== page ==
You can even easily call any of his offices and schedule a visit with him – sit across the table from him and tell him what you or your family member has gone through in trying to obtain treatment. When we told him that people’s length in treatment is being controlled by insurance companies – he was surprised and said he’s certain the changes they made last year are having an impact on that problem. We have not seen the improvements.
He thinks people are getting long enough stays in treatment and he doesn’t think insurance companies are controlling how long a person receives treatment for. Please let him know what your families have gone through!
He is the chair of the insurance committee and he gets to decide if the bill moves forward or not simply by deciding to or not to put it on the schedule. He told us when we visited him that he had NO intention of putting it on the schedule, that he would rather WAIT AND SEE if the changes they made last year help people ‘enough’ before enacting legislation such as this.
If you don’t want to visit him, send him an email, call him, just please, let him know, we NEED THAT BILL ON THE SCHEDULE!
Here is his contact information. Please let us know if you took action. We NEED your help.
ONEONTA DISTRICT OFFICE (MAIN)
41 South Main Street
Oneonta , NY 13820
Phone: (607) 432-5524
CORTLAND DISTRICT OFFICE
4030 West Road
Cortland , NY 13045
Phone: (607) 758-9005
HERKIMER DISTRICT OFFICE
235 North Prospect Street
Herkimer , NY 13350
Phone: (315) 866-1632
172 State Street
Room 430, Capitol
Albany , NY 12247
Phone: (518) 455-3131
We are visiting Albany to advocate for policy change on May 3rd, May 10th and May 11th.
It is very important that our political leaders hear from us and the struggles we face with finding treatment and having it be affordable and/or approved by our insurance.
Here is our agenda for advocacy for 2016:
Advocacy Agenda for 2016
New York State is not immune to the opioid and heroin epidemic plaguing our country which has progressed now to a crisis. While we have been ahead of the curve on implementation of some important issues such as the Good Samaritan Law and Naloxone access, we remain behind in health parity and treatment access.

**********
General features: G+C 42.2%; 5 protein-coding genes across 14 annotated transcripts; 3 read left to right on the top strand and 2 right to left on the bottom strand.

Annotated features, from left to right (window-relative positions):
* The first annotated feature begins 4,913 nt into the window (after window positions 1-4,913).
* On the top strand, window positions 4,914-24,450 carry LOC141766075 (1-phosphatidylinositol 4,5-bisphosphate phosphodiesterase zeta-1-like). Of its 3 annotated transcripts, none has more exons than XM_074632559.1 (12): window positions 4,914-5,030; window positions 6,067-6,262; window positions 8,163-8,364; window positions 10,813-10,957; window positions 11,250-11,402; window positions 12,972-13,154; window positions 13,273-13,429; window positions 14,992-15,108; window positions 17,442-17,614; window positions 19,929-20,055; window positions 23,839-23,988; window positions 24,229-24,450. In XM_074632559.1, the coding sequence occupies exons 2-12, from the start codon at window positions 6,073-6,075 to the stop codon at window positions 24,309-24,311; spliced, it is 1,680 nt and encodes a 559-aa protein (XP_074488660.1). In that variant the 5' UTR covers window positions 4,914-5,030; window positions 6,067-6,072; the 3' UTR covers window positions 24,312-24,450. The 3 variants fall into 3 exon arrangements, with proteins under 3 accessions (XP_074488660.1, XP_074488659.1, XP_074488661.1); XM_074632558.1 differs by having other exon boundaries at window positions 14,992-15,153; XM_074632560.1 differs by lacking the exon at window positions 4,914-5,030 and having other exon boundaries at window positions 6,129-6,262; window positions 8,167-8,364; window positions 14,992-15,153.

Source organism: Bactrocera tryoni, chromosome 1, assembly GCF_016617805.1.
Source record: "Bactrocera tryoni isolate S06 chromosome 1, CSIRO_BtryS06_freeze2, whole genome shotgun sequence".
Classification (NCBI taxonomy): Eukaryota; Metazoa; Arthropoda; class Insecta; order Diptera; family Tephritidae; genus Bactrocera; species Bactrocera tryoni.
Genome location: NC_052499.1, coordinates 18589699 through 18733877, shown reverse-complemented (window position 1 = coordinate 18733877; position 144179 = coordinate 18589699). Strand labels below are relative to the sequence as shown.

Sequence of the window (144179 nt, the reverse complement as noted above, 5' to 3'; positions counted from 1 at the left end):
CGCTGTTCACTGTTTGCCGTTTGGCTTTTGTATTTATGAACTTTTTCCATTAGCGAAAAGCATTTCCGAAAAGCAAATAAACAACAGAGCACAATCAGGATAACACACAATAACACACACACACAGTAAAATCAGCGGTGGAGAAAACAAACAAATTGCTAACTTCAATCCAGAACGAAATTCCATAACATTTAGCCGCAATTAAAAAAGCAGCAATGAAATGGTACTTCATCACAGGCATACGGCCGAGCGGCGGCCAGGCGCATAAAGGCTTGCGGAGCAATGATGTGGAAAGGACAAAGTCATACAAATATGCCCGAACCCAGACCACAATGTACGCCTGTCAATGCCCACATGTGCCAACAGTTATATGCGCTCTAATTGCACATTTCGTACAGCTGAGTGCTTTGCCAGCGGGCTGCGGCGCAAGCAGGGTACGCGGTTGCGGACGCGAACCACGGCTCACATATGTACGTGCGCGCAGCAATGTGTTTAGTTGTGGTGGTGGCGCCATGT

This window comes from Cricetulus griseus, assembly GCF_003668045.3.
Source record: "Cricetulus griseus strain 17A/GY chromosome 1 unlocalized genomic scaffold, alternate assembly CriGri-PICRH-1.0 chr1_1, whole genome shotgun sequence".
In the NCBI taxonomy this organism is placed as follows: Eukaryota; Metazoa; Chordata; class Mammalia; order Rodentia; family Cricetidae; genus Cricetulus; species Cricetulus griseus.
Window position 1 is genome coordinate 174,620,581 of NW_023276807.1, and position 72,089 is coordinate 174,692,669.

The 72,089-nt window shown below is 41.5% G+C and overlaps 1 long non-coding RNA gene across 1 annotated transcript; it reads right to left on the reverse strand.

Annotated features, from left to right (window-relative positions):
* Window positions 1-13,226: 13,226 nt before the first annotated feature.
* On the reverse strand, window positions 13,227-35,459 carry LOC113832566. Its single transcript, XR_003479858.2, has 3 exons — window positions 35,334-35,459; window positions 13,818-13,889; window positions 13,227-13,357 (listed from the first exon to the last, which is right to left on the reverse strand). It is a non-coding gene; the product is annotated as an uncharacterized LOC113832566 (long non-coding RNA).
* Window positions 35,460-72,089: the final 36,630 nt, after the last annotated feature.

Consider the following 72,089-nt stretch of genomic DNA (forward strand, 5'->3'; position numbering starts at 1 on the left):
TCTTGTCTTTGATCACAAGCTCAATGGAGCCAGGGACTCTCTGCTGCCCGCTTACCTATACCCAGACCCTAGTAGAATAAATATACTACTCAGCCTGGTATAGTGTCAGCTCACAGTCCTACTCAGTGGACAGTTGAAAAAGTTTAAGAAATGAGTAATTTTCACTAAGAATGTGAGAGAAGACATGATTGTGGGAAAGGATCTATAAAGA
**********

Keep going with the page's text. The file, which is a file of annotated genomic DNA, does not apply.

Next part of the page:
As an advocacy organization, we are reminded daily of the many obstacles people seeking help encounter. Here is the typical sequence of events experienced by an individual who has said “I want help”:
- They don’t know where to turn and often go to the Emergency Room. Emergency Rooms do not admit for detox, do not transfer patients to detox, rarely line up treatment appointments and often do not give information regarding access to treatment or evaluations.
- The individual attempts to schedule an evaluation. The wait time for evaluation appointments in NY varies widely, from 2 days to 5 weeks.
- They are most often referred to outpatient treatment, which is known to have a 90% relapse rate.
- Co-pays for outpatient treatment are a huge financial burden. One mother recently reported her son was remanded to intensive outpatient treatment 5 days per week. With private insurance, the co-pay is $40 per visit. At $200/week the bill is higher than her mortgage and electric bill combined.
- If the person goes to inpatient treatment, there is little information about what the facility offers or provides. Many people report arriving at a facility only to be told ‘you need to detox first’ or the opposite ‘you don’t have enough drugs in your system’. One family said a treatment facility employee suggested the parents take their son to make a purchase so he could shoot up and then he could be admitted.